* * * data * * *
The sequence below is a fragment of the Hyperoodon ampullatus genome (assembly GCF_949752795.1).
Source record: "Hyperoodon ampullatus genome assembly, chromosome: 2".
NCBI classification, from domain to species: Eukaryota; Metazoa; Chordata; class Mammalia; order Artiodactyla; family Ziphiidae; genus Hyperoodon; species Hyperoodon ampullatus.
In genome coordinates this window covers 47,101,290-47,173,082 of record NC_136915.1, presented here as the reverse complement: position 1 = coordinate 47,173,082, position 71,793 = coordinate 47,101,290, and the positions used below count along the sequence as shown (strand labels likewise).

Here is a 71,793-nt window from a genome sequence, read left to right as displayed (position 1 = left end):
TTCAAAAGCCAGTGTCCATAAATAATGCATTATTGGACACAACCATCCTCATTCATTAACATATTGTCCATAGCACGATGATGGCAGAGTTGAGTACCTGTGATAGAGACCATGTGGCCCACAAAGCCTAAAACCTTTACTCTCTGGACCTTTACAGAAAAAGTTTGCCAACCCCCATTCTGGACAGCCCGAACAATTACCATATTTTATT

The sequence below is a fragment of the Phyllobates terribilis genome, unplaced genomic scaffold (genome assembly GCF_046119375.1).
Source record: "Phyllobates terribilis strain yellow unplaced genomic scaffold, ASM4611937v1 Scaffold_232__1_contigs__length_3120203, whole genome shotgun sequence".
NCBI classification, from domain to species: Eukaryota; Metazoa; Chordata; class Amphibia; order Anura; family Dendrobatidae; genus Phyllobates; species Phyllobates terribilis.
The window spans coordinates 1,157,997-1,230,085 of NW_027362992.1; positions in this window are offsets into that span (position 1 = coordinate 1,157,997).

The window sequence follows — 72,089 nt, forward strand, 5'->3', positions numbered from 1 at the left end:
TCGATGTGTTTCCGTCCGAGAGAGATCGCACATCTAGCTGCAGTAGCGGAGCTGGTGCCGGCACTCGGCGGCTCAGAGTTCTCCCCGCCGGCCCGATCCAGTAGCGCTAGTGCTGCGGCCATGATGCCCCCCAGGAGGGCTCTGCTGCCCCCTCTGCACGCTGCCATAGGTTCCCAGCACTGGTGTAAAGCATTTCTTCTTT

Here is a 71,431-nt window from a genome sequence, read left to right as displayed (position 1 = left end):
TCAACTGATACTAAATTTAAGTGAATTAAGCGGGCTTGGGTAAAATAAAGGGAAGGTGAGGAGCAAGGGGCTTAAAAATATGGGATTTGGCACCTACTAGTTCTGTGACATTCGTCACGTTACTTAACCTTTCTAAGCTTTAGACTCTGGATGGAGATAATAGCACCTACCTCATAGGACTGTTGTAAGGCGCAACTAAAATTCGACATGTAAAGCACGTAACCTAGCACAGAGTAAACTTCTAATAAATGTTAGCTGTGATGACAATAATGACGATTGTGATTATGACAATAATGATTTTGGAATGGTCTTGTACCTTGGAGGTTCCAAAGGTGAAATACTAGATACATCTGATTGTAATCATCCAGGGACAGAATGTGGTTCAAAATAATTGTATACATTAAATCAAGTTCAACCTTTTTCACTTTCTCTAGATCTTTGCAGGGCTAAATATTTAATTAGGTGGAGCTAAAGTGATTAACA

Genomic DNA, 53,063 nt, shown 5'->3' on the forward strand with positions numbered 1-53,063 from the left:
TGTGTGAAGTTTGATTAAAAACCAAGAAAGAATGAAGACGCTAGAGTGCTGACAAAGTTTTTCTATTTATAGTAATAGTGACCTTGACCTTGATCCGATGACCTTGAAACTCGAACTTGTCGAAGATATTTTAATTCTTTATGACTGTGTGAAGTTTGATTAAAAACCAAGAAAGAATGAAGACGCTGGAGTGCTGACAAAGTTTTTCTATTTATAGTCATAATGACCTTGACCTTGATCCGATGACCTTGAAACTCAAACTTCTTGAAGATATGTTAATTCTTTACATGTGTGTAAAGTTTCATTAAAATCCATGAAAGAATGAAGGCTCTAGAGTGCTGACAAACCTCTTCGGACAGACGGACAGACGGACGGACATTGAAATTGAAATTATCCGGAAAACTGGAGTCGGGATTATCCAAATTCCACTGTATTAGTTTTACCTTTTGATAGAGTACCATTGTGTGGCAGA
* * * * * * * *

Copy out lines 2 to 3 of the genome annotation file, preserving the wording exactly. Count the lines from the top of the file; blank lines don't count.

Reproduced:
Source record: "Hyperoodon ampullatus genome assembly, chromosome: 2".
NCBI classification, from domain to species: Eukaryota; Metazoa; Chordata; class Mammalia; order Artiodactyla; family Ziphiidae; genus Hyperoodon; species Hyperoodon ampullatus.